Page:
OTC Drugs and Cosmetics Regulations and Good Practices

OTC Drugs and Cosmetics Regulations and Good Practices

Background and History


In 1938, the Federal Food, Drug, and Cosmetic Act (FFDCA) granted FDA authorization for the regulation of cosmetic products and ingredients.

The statutory provisions of the FFDCA addressing cosmetics include adulteration and misbranding. In addition to the FFDCA, cosmetics are also regulated under the Fair Packaging and Labeling Act (FPLA) and related regulations.

The cosmetics provisions were amended by the Color Additive Amendments Act of 1960 and the Poison Prevention Packaging Act of 1970, but remain basically the same as the provisions in the 1938 FFDCA. Cosmetics products are not subject to the same regulatory hurdles, complexity, time, registration requirements, or approval conditions as drug products.

In general, Manufacturers of cosmetic products, and of OTC cosmetics in particular, will need to upgrade their manufacturing facility, quality assurance and documentation systems and machinery, and to adopt good manufacturing (GMP), documentation (GDP), storage (GSP) and engineering (GEP) practices as well as perform validations.

Cosmetics manufacturers may register their establishments or list their product formulations in the FDA Voluntary Cosmetics Registration Program (VCRP) but it is not required.

However, if a product meets the FDA definition of both a cosmetic and a drug (i.e., is a drug-cosmetic combination), then the product must be registered and is subject to drug laws and regulations. Companies and individuals who manufacture or market cosmetics have a legal responsibility to ensure the safety of their products.

The FFDCA restricts adulterated, misbranded, or mislabeled cosmetic products and strongly recommends cosmetics manufacturers follow GMP (Good Manufacturing Practice), conduct self (internal) and/or external inspections and audits, in addition to establishing an effective quality system, to minimize this kind of risks and to assure that the cosmetic products consistently meet quality standards and perform their stated intended use.

Cosmetic vs Drug


Cosmetic Product Definition


The FFDCA defines cosmetics as “articles intended to be rubbed, poured, sprinkled, or sprayed on, introduced into, or otherwise applied to the human body…for cleansing, beautifying, promoting attractiveness, or altering the appearance.”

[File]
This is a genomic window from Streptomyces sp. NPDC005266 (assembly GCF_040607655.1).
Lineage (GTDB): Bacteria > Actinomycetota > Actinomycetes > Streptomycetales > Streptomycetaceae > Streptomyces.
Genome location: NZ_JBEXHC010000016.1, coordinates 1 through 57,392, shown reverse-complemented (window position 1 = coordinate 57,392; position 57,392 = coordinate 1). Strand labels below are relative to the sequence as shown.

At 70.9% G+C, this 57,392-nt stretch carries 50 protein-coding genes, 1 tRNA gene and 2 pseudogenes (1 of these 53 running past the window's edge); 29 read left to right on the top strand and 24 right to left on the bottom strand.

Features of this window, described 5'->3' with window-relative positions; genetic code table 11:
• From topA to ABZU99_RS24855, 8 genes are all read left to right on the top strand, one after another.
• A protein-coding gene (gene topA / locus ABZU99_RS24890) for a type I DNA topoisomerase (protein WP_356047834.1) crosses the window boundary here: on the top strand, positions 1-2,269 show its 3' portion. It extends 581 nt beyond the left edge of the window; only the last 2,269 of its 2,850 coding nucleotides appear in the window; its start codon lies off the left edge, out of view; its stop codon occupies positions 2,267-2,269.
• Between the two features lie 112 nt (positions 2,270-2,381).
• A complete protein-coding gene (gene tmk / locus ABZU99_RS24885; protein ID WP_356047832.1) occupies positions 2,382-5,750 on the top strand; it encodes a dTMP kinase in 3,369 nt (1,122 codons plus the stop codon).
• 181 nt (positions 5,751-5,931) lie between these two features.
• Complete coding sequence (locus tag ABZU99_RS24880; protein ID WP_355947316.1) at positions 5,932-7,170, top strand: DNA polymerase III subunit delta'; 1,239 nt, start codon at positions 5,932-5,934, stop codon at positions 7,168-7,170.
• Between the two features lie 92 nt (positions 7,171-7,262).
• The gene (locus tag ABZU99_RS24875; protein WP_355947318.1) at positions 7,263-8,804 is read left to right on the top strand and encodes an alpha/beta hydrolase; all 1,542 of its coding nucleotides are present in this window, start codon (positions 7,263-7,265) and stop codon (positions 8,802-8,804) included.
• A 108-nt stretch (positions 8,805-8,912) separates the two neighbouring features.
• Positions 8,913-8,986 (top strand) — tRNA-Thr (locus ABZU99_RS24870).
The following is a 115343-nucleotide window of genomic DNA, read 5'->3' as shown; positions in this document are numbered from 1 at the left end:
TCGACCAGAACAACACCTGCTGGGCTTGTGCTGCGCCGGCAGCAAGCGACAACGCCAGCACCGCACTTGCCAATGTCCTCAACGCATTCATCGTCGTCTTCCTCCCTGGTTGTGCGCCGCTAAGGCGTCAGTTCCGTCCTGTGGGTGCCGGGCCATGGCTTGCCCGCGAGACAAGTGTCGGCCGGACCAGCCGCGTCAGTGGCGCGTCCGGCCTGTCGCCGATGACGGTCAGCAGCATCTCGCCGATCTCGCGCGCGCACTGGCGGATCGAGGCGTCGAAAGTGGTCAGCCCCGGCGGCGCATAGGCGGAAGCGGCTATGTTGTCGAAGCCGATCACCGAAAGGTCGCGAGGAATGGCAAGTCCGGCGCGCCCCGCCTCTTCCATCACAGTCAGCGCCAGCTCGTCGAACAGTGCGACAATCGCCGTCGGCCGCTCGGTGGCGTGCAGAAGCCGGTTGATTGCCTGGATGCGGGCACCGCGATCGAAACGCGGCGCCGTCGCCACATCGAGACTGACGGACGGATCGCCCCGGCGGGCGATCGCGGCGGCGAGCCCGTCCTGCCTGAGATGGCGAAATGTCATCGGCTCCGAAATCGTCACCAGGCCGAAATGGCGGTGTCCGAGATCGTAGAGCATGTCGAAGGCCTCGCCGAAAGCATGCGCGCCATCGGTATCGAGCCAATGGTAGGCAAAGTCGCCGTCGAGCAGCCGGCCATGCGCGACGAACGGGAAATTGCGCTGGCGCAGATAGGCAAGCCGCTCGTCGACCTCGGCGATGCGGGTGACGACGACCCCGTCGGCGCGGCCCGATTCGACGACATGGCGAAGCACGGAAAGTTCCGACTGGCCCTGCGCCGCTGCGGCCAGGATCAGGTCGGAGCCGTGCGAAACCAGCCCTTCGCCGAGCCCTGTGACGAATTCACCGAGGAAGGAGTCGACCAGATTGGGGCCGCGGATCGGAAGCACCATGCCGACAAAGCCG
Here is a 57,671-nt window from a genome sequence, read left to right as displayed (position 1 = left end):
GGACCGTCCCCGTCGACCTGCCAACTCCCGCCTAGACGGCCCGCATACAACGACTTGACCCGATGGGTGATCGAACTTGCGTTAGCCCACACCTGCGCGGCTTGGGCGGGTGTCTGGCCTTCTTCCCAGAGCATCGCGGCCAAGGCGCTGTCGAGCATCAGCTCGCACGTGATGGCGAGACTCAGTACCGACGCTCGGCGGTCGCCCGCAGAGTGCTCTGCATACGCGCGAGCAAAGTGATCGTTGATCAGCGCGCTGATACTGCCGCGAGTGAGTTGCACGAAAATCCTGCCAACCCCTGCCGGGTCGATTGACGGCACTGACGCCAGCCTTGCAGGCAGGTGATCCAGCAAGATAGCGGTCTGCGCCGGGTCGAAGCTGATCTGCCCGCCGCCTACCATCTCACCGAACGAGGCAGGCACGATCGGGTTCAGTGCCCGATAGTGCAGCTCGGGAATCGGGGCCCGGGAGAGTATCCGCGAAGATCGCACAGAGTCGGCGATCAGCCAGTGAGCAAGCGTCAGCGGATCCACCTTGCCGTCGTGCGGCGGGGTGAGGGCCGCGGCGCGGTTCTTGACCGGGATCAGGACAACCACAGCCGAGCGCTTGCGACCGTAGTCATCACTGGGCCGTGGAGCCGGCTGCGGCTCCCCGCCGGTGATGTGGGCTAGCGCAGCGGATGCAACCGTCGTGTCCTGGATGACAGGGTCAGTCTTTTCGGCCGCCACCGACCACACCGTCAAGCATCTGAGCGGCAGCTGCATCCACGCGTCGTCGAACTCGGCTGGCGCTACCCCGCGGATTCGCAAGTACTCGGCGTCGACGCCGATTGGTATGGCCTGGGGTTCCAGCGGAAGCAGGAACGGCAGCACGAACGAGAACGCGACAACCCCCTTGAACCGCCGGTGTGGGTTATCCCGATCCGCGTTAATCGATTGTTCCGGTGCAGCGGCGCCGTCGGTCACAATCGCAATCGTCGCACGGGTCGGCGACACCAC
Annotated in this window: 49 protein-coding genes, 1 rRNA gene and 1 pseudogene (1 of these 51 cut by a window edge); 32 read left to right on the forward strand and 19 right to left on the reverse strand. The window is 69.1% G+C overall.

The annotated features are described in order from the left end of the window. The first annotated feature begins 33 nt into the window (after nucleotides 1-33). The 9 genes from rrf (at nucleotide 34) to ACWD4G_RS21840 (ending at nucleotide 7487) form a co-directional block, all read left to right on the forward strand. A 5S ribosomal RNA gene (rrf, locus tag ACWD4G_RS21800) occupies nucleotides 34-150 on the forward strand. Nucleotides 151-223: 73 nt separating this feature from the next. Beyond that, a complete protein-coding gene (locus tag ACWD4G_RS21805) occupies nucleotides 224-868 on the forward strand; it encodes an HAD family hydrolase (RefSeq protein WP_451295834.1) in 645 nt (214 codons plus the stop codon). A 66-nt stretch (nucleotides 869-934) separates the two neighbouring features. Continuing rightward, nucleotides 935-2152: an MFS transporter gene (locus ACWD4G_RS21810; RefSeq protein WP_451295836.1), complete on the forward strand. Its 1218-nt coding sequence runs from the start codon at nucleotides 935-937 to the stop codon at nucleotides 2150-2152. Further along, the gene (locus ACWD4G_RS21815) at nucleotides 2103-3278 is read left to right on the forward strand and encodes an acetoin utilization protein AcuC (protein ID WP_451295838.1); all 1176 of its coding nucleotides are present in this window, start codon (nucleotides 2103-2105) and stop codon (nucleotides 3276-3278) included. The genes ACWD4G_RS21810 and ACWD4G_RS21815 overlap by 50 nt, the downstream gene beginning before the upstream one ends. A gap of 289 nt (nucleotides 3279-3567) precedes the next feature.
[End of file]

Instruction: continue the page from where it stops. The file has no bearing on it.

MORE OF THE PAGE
Cosmetic products include skin moisturizers, perfumes, lipsticks, fingernail polishes, eye and facial makeup preparations, cleansing shampoos, permanent waves, hair colors, deodorants, as well as any substance intended for use as a component of a cosmetic product.

Drug Product Definition


The FFDCA defines a drug as a product intended for use in the diagnosis, cure, mitigation, treatment, or prevention of disease and products that affect the structure or any function of the body of man or other animals.

Pharmaceutical/Drug, Cosmetic, and OTC Product Combinations


Cosmetic products and ingredients, with the exception of color additives or active pharmaceutical ingredients (API), do not require FDA submission or approval. However, there are products that contain both cosmetic and drug ingredients and, as such, meet both definitions. Some products have multiple effects (both cosmetic and pharmacologic).

For example, an anti-dandruff shampoo meets the definition of both a cosmetic and drug product because it is used to clean the hair as well as to treat dandruff. Additional examples of cosmetic-drug products are anti-aging facial creams, fluoride toothpaste, antiperspirant deodorants, and Sun Protection Factors (SPF) moisturizers and makeup.

Products that are combinations of a cosmetic-drug(and/or OTC) product require FDA premarket approval via the New Drug Application (NDA) mechanism for drugs or conform to a monograph (a regulatory standard for ingredients) as specified by the FDA OTC (over the counter) Review process. Monographs define methods of analysis for OTC drug ingredients which are to be identified to assure that OTC products are safe, effective, and not misbranded.

Cosmetic and Drug Intended Use/Indication


Product indication is determined based on product label claims, consumer perception of the product based on the product and/or brand reputation, and any APIs (active pharmaceutical ingredients) which have a therapeutic effect.

Cosmetic Product Regulation and Registration


Cosmetic products do not require FDA approval before marketing unless they contain color additives or any restricted or hazardous ingredients. Drugs, however, do require registration in the US, including NDA (New Drug Application) submission to FDA.

Any OTC medicine that conforms to a published US monograph may be manufactured and sold without an individual product license and will be generally recognized as safe and effective, and not misbranded. Monographs are rules grouped on the basis of class types (for example, fluoride dentifrices, cough suppressants, and antihistamines).

OTC drugs must meet the requirements of the appropriate class once that rule is published as a final regulation. If an OTC drug does not meet the requirements of the appropriate final rule, it is considered a misbranded drug and a “new drug.” A “new drug” must have an approved New Drug Application (NDA) before it may be marketed, and drug manufacturers must comply with GMP regulations.

Cosmetic-drug combination products are subject to both cosmetic and drug regulations and should comply with OTC and their respective labeling requirements. The determination of whether a cosmetic is also a drug, and therefore subject to the additional requirements that apply to drugs, is based on the distributor’s intent or the intended use.

The intended use of a product may be established in several ways, such as claims on product labeling, in advertising/promotional materials, or through the inclusion of ingredients that will cause the product to be considered a drug because of a known therapeutic use.